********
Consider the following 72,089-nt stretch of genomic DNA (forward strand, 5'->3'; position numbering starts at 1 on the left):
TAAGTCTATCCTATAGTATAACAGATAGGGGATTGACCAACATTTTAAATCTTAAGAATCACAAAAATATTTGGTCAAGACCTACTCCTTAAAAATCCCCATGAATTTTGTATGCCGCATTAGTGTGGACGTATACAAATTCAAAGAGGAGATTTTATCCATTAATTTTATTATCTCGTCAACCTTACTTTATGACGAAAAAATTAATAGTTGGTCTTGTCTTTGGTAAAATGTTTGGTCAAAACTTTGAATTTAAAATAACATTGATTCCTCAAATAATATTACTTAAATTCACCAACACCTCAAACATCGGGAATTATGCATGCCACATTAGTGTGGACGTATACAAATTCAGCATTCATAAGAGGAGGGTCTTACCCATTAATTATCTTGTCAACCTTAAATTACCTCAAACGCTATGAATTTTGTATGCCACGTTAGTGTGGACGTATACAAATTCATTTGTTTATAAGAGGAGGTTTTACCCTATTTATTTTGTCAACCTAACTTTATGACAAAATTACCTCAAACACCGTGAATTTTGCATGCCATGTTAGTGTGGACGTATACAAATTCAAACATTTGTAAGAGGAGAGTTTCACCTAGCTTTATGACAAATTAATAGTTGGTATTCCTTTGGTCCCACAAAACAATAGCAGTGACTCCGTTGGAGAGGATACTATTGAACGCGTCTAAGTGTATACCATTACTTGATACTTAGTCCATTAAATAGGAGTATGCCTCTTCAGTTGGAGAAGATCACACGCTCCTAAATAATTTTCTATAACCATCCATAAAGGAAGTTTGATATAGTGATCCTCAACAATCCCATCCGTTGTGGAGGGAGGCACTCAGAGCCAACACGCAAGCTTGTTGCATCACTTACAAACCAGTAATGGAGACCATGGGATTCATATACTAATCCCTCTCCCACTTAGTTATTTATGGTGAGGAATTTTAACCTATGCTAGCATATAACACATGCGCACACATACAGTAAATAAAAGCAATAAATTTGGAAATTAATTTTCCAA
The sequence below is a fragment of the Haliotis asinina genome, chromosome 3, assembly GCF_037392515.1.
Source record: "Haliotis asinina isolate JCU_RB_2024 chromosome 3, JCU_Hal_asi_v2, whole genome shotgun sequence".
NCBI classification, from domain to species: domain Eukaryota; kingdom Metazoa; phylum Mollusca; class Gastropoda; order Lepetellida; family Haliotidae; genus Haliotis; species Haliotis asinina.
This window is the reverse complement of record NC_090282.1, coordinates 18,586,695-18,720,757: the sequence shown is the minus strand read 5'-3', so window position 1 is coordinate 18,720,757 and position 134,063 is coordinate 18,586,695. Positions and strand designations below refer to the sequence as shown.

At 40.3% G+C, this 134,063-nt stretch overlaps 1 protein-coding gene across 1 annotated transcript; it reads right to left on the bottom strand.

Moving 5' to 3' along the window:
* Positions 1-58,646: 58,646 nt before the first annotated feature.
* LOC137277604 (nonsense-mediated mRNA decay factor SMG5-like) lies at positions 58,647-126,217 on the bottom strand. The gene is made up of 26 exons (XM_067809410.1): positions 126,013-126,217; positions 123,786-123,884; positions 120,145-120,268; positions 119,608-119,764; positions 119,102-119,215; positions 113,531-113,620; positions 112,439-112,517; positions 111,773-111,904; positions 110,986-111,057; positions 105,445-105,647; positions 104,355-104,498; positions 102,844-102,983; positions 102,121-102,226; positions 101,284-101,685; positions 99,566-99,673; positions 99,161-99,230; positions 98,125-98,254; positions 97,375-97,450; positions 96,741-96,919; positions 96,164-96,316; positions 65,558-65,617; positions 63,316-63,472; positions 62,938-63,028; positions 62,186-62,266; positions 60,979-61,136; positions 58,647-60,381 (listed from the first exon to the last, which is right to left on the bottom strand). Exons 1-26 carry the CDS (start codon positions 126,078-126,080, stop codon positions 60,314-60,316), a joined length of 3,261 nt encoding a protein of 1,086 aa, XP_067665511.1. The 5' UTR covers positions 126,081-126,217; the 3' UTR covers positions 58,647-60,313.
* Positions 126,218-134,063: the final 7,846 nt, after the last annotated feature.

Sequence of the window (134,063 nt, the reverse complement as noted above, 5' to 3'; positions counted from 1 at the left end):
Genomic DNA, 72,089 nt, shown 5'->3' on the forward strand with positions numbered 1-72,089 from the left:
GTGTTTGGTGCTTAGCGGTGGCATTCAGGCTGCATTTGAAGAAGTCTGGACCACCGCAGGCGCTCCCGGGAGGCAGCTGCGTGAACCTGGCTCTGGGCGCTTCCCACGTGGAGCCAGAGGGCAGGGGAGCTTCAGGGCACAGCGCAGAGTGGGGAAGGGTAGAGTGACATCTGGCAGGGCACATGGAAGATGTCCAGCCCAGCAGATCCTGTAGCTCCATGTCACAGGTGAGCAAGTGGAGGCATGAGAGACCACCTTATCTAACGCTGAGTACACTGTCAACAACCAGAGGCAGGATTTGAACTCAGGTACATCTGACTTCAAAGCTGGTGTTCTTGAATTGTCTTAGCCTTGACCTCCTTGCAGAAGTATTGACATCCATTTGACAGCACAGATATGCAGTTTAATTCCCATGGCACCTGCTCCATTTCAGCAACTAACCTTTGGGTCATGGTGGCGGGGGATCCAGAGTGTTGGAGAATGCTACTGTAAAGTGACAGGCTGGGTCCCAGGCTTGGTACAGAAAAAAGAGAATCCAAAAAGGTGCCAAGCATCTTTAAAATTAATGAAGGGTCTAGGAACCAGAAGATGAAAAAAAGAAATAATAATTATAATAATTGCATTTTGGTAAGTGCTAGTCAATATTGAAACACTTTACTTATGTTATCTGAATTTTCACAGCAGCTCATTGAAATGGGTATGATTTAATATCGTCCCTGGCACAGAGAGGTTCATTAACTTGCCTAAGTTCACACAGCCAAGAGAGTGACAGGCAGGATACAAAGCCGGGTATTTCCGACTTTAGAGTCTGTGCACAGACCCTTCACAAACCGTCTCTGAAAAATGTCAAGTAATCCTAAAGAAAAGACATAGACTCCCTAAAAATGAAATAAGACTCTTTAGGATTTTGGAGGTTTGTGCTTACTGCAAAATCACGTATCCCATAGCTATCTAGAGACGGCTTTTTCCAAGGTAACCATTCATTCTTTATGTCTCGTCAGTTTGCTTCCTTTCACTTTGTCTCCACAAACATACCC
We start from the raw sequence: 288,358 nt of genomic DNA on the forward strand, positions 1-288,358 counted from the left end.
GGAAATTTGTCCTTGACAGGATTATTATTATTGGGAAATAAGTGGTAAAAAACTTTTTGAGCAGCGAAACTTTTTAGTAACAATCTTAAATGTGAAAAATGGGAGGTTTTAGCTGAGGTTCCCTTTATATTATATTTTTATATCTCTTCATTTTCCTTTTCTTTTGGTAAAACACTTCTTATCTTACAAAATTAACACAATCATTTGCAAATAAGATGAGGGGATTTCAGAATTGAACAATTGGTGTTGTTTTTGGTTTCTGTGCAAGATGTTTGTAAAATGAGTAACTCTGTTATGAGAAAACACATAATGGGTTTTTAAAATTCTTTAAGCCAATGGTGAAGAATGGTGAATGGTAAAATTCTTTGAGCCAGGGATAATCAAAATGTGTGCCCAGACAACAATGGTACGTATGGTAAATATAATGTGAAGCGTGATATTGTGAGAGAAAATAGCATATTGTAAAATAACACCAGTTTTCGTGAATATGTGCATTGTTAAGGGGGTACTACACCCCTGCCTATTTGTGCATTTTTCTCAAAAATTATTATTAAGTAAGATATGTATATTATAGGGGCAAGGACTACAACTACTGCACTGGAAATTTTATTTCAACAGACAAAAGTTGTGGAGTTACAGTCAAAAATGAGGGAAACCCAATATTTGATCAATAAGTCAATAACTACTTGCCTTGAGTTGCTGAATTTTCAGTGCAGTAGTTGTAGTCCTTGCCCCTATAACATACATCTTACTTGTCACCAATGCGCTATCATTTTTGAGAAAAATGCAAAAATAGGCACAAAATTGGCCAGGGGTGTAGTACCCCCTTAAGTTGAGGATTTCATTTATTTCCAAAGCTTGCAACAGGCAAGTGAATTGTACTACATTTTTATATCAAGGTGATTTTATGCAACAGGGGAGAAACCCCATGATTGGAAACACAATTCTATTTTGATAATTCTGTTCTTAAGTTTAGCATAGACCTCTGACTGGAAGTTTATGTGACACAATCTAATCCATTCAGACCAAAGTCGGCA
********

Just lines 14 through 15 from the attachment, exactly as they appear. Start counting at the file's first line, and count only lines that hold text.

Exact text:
GTGTTTGGTGCTTAGCGGTGGCATTCAGGCTGCATTTGAAGAAGTCTGGACCACCGCAGGCGCTCCCGGGAGGCAGCTGCGTGAACCTGGCTCTGGGCGCTTCCCACGTGGAGCCAGAGGGCAGGGGAGCTTCAGGGCACAGCGCAGAGTGGGGAAGGGTAGAGTGACATCTGGCAGGGCACATGGAAGATGTCCAGCCCAGCAGATCCTGTAGCTCCATGTCACAGGTGAGCAAGTGGAGGCATGAGAGACCACCTTATCTAACGCTGAGTACACTGTCAACAACCAGAGGCAGGATTTGAACTCAGGTACATCTGACTTCAAAGCTGGTGTTCTTGAATTGTCTTAGCCTTGACCTCCTTGCAGAAGTATTGACATCCATTTGACAGCACAGATATGCAGTTTAATTCCCATGGCACCTGCTCCATTTCAGCAACTAACCTTTGGGTCATGGTGGCGGGGGATCCAGAGTGTTGGAGAATGCTACTGTAAAGTGACAGGCTGGGTCCCAGGCTTGGTACAGAAAAAAGAGAATCCAAAAAGGTGCCAAGCATCTTTAAAATTAATGAAGGGTCTAGGAACCAGAAGATGAAAAAAAGAAATAATAATTATAATAATTGCATTTTGGTAAGTGCTAGTCAATATTGAAACACTTTACTTATGTTATCTGAATTTTCACAGCAGCTCATTGAAATGGGTATGATTTAATATCGTCCCTGGCACAGAGAGGTTCATTAACTTGCCTAAGTTCACACAGCCAAGAGAGTGACAGGCAGGATACAAAGCCGGGTATTTCCGACTTTAGAGTCTGTGCACAGACCCTTCACAAACCGTCTCTGAAAAATGTCAAGTAATCCTAAAGAAAAGACATAGACTCCCTAAAAATGAAATAAGACTCTTTAGGATTTTGGAGGTTTGTGCTTACTGCAAAATCACGTATCCCATAGCTATCTAGAGACGGCTTTTTCCAAGGTAACCATTCATTCTTTATGTCTCGTCAGTTTGCTTCCTTTCACTTTGTCTCCACAAACATACCC
We start from the raw sequence: 288,358 nt of genomic DNA on the forward strand, positions 1-288,358 counted from the left end.